When most of us talk about Urinary Tract Infections (UTIs), we are talking about that raw, turning feeling that happens when the urine and urethra meet. Usually the cure for this condition is a visit to our doctors, followed by a urine sample, and then a course of orally ingested pills that will take care of this situation. In the meantime however, we try everything we can to avoid urinating, and set about gasping in pain when we must.
Urinary Tract Infections in seniors, however, result in a very different set and much more complex symptoms, which may go undetected, because they may be deemed normal symptoms of aging. Especially if you are a senior or providing care for one or more seniors, please take note of this list of common symptoms:
- Frequent urination
- Increase in confusion, in general
- Decreased appetite (or less eating because of forgetting that they have not eaten
- Confusion leading to lack of personal care and less frequent changes of pads or pull-ups
- Loss of bladder (and sometimes even bowel) control
- Wandering and falling because of the increased confusion
- Apparent loss of bladder and bowel control because of elevated state of confusion
- Possible self harm or harm of others and surrounding again as a result of complete disorientation and understanding of the lessons we learn through life
This particular topic came to me as a blog post as a result of my recent visit to the doctor with and on behalf of Annie Oakley. Following a call from the nurse at her day program, advising that the staff had noticed an increase in her urination patterns while she was in their care. Having made an appointment with her doctor to check out the situation, we then had time to take note of the situation. Within about four days of the two weeks we had to wait for Annie’s doctor’s appointment, we noted a marked decrease in her cognition, resulting in what seemed to be apathy about everything in her life, including her meal preparation and eating. Always proud of her continued ability to make her own meals, she had become unable to tell us if or when she had eaten, let alone what she had prepared. In addition, more and more often she was accepting the offers from her care providers to have them make sandwiches, etc., but even then she might not eat them, but rather leave them go bad in the refrigerator. We also noticed that we were having to remind her always to take her medication and use her eye drops at the appropriate times and which were to be taken when.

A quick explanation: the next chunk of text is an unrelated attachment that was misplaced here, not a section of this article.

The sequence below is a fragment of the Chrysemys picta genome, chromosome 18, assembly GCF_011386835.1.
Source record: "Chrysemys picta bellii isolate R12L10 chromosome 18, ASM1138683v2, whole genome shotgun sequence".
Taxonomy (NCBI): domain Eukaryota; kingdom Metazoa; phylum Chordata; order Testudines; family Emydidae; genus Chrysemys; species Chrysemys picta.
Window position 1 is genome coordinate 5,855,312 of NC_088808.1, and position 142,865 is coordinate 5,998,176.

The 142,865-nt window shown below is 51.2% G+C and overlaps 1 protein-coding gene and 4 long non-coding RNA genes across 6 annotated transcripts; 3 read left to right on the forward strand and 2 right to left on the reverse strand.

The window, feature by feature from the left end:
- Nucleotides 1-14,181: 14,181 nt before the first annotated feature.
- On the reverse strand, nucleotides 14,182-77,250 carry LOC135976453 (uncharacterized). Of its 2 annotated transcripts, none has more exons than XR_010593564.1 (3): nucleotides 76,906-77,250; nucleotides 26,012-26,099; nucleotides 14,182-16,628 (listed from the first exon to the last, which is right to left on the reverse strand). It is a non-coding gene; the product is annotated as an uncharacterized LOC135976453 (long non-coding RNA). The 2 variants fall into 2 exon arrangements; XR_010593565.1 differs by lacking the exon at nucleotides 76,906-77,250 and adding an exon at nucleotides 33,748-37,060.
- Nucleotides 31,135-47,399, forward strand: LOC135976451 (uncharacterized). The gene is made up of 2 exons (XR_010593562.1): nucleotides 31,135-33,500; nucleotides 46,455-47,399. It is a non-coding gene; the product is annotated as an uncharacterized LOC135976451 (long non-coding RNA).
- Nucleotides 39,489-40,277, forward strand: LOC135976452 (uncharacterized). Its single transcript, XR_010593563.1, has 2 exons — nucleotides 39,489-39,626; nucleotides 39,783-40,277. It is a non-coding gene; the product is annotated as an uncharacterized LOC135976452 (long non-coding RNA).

Interesting that even though we are well aware of these symptoms of UTIs, we read these changes as a sign that she was going downhill fast…until we got to reminiscing about my mother and Philippe’s father having had some pretty strange times while affected by this condition. As it turned out, Annie did have an UTI, for which she now is taking her medication (yes, along with her other medications and with our help). We are hoping that this course of action will result in her getting back or close to back to where she was before she fell prey to a Urinary Tract Infection.
Please use this blog post as a cautionary tale as to what you can expect with UTIs in seniors, and then take the appropriate action. And, please help others in this same position by submitting your own tales to this blog.
Yours in caregiving,